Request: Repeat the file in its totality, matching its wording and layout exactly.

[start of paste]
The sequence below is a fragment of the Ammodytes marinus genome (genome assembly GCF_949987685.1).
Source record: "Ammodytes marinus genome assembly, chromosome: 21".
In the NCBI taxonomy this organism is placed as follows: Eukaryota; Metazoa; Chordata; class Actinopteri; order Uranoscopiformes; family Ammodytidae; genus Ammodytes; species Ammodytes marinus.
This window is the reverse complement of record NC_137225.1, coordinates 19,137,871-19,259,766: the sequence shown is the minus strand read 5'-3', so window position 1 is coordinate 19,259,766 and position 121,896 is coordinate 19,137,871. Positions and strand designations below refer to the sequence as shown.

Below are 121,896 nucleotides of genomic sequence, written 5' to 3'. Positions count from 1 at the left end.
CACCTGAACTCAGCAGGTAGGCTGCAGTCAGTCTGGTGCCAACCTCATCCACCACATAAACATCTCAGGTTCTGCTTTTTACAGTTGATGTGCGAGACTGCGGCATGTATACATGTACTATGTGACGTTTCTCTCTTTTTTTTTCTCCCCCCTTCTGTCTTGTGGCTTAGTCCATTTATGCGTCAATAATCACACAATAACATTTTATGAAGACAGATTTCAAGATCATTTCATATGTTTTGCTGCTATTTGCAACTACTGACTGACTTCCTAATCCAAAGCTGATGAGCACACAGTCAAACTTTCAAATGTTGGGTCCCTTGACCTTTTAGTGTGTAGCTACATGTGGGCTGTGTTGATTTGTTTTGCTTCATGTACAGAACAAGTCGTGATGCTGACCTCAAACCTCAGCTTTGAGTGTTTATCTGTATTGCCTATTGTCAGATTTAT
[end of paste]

The sequence below is a fragment of the Ammodytes marinus genome (genome assembly GCF_949987685.1).
Source record: "Ammodytes marinus genome assembly, chromosome: 21".
In the NCBI taxonomy this organism is placed as follows: Eukaryota; Metazoa; Chordata; class Actinopteri; order Uranoscopiformes; family Ammodytidae; genus Ammodytes; species Ammodytes marinus.
This window is the reverse complement of record NC_137225.1, coordinates 19,137,871-19,259,766: the sequence shown is the minus strand read 5'-3', so window position 1 is coordinate 19,259,766 and position 121,896 is coordinate 19,137,871. Positions and strand designations below refer to the sequence as shown.

Below are 121,896 nucleotides of genomic sequence, written 5' to 3'. Positions count from 1 at the left end.
CACCTGAACTCAGCAGGTAGGCTGCAGTCAGTCTGGTGCCAACCTCATCCACCACATAAACATCTCAGGTTCTGCTTTTTACAGTTGATGTGCGAGACTGCGGCATGTATACATGTACTATGTGACGTTTCTCTCTTTTTTTTTCTCCCCCCTTCTGTCTTGTGGCTTAGTCCATTTATGCGTCAATAATCACACAATAACATTTTATGAAGACAGATTTCAAGATCATTTCATATGTTTTGCTGCTATTTGCAACTACTGACTGACTTCCTAATCCAAAGCTGATGAGCACACAGTCAAACTTTCAAATGTTGGGTCCCTTGACCTTTTAGTGTGTAGCTACATGTGGGCTGTGTTGATTTGTTTTGCTTCATGTACAGAACAAGTCGTGATGCTGACCTCAAACCTCAGCTTTGAGTGTTTATCTGTATTGCCTATTGTCAGATTTAT